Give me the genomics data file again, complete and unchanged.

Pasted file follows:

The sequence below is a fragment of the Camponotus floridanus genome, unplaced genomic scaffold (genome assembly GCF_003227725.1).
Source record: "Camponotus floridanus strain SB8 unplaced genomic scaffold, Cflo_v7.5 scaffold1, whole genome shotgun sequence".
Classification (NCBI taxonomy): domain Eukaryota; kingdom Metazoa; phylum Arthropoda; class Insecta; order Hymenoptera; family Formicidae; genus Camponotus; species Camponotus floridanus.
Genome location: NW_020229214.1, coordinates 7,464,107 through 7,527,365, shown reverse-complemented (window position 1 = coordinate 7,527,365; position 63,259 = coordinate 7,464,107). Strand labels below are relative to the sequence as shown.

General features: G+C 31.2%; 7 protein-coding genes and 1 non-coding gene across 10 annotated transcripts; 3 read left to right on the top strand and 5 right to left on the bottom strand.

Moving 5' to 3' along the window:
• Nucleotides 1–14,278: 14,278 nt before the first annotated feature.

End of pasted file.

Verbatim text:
The sequence below is a fragment of the Camponotus floridanus genome, unplaced genomic scaffold (genome assembly GCF_003227725.1).
Source record: "Camponotus floridanus strain SB8 unplaced genomic scaffold, Cflo_v7.5 scaffold1, whole genome shotgun sequence".
Classification (NCBI taxonomy): domain Eukaryota; kingdom Metazoa; phylum Arthropoda; class Insecta; order Hymenoptera; family Formicidae; genus Camponotus; species Camponotus floridanus.
Genome location: NW_020229214.1, coordinates 7,464,107 through 7,527,365, shown reverse-complemented (window position 1 = coordinate 7,527,365; position 63,259 = coordinate 7,464,107). Strand labels below are relative to the sequence as shown.

General features: G+C 31.2%; 7 protein-coding genes and 1 non-coding gene across 10 annotated transcripts; 3 read left to right on the top strand and 5 right to left on the bottom strand.

Moving 5' to 3' along the window:
• Nucleotides 1–14,278: 14,278 nt before the first annotated feature.